Phumlani Phungwayo's friends in Soweto show up with their bicycles to honour the dead teenager. PHOTO: Thembelihle Qwabe/African News Agency (ANA)

JOHANNESBURG - A boy’s recent death after a dispute over his bicycle has left his grandmother adamant he did not kill himself and angry that police have not arrested the man she suspects of being responsible.

Suicide is fairly common among South African teens, particularly those stuck in poor townships with little prospects of getting jobs after school in a country with unemployment of more than 27% of the labour force.

But 18-year-old Phumlani Phungwayo’s grandmother refuses to believe he took his own life after she found him hanging from an electric cord in their backyard in Mndeni  in the sprawling Johannesburg township of Soweto.

"This is still shocking and confusing to me,” says 76-year-old Mary Phungwayo, who raised Phumlani after his mother was murdered by a boyfriend.

Phungwayo recounts how she went to tackle a man who had confiscated Phumlani’s bicycle over a R45 debt. Her grandson was clearly afraid of the man and did not want her to confront him.

“I went and fetched it for him even though he did not want me to go there because he seemed scared for me and kept telling me to find someone strong  who could fetch it for him,” the grief stricken woman says.

“I forcefully went even though he was reluctant of me going. I was not scared of the person he had told me about.”

“He said my grandchild owed him R45. I had R20 and a few coins in my pocket and so I gave him that and told him to come to my house the next morning  for the rest.”

One Friday after the incident, Phungwayo was cleaning the yard first thing in the morning  when she came upon the body of her grandson, hanging from a tree with arms dangling.

Her horrified screams brought a neighbour running, who found the gate to the property unlocked even though Phungwayo is certain she had locked it the previous night.

Suspicious, Phungwayo refused to let anyone touch the body until the police arrived and the her grandson was taken away mortuary for a post mortem.

Some of her neighbours also suspect foul play.

“When I got there the boy looked green and not pale. He looked as if he was strangled,” neighbour Dumisani Thusi said.

“It looked as if someone had killed him and made it look like suicide.

Phungwayo is furious that the man she believes killed her son is still roaming free.

 “I don't know what is happening with our justice system,” she fumes. “They are not even investigating the guy who had taken my grandchild’s bicycle.”

Adding to her suspicions, after Phumlani’s death she sent someone to fetch the man, on the pretext that she wanted to give him the rest of the money owed to him, but he declined.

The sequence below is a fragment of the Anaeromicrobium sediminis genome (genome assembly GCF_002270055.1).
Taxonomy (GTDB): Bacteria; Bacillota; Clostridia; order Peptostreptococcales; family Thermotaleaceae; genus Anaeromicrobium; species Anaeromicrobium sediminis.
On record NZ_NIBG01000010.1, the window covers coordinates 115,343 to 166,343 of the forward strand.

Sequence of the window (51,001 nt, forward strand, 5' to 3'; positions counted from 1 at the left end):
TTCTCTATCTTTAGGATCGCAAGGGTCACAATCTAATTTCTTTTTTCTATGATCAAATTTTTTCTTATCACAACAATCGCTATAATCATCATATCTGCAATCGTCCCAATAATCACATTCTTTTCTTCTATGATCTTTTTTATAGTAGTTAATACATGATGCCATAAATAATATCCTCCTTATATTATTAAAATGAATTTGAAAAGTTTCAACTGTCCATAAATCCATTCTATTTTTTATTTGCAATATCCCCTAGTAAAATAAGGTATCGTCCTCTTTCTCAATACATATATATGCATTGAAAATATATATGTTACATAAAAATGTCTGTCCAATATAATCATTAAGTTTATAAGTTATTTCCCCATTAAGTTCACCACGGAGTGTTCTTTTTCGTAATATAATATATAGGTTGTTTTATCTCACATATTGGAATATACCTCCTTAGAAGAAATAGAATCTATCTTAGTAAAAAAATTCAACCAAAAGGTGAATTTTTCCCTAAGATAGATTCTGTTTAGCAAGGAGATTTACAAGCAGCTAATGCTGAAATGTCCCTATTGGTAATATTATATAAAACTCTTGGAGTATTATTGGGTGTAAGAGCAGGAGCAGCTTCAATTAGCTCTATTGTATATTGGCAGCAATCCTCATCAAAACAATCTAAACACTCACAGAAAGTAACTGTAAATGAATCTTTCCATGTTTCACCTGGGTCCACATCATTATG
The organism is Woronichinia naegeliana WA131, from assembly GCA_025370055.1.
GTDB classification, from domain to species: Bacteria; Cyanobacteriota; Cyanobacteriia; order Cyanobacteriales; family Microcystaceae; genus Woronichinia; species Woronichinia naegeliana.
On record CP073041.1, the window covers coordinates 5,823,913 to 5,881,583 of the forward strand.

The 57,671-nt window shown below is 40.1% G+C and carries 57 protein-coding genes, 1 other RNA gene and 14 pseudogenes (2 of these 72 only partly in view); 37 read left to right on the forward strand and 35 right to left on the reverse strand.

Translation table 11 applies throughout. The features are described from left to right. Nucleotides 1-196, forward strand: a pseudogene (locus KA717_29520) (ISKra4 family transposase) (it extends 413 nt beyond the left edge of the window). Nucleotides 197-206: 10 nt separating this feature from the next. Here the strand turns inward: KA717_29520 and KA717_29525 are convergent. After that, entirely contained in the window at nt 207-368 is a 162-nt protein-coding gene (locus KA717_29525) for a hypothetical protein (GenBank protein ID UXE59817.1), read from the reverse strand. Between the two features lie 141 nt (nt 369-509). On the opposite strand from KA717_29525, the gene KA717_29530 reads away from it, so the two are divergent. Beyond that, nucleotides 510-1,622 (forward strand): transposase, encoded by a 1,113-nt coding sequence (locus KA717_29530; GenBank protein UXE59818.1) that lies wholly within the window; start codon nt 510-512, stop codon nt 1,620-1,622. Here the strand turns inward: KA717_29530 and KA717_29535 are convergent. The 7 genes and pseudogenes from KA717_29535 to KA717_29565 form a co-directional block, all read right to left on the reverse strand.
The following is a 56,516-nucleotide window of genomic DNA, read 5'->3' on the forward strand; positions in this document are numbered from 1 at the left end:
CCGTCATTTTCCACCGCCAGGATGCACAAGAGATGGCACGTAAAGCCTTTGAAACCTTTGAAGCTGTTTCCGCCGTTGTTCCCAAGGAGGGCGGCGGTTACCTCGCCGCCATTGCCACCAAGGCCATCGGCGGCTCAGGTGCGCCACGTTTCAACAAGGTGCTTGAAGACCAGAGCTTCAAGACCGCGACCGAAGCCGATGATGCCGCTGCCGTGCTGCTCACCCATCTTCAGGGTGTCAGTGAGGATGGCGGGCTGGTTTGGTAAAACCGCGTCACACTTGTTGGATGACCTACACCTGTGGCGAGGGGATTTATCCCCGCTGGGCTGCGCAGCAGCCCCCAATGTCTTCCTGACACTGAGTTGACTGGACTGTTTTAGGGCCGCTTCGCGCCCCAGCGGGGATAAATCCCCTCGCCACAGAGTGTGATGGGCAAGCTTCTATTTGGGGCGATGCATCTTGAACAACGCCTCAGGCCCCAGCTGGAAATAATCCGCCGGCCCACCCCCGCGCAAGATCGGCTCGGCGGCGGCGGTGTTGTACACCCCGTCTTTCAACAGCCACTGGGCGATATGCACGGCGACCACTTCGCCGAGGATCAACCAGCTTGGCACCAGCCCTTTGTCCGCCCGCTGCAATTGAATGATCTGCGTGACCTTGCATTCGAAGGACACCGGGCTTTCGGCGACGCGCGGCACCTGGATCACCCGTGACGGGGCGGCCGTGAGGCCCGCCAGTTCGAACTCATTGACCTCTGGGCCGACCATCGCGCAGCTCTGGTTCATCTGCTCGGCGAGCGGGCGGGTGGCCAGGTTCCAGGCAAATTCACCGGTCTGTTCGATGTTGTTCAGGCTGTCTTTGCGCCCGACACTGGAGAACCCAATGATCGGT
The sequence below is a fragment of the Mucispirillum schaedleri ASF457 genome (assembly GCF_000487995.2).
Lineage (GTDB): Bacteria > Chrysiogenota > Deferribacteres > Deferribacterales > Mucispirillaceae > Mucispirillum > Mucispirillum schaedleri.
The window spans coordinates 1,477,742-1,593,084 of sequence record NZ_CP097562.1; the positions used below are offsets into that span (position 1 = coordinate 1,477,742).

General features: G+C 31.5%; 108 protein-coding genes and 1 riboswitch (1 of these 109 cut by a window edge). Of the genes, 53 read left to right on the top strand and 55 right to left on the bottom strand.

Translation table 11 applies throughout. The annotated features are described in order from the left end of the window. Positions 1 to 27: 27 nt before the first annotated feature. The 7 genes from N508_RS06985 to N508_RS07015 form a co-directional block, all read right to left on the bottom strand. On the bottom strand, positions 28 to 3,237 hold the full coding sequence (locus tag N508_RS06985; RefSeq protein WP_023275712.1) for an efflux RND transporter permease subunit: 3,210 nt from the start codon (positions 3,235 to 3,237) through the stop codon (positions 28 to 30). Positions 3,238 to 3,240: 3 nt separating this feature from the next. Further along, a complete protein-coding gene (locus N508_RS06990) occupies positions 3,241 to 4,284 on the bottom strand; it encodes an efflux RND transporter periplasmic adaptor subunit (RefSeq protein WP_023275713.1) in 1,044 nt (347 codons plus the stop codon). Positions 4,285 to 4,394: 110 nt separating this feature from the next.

“He said he couldn’t come because he is a Sangoma (traditional healer) and does not go into houses where there is a dead body.”

“How did he know that there was already a dead body in the yard?” wonders  Phungwayo, who feels the police are not taking her suspicions seriously.

 “I have buried my grandchild. I just want justice so I can get peace because it is difficult to accept that a boy full of life would just die like this.”

Police say the case is very complex and the family have not provided a viable suspect.

“All they did was to come to the police station with images of the boy hanging,” said Warrant Officer Hadebe from Naledi police station who is handling the case.

“We are trying our best to investigate the case because it was an unnatural death (but) with no suspect in place the case remains an inquest.”

The incident has left residents of Mndeni worried about the safety of their children.

Those who do believe Phumlani  killed himself feel the community let him down by not having measures in place to help parents and guardians deal with depressed teenagers. They note that most parents are often too focused on putting food on the table to pick up any emotional signals.

Now Phungwayo is left to imagine what future her grandson might have had, had he lived.

“My grandchild was a talented young boy. He joined a club for bicycles and they used to compete with other townships,” she laments.

“After he died other kids that compete on these bikes came to my house and that is when I realised my boy could have been successful in life with this bike thing.”

“Even his mother would have been proud of him.”

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African News Agency (ANA)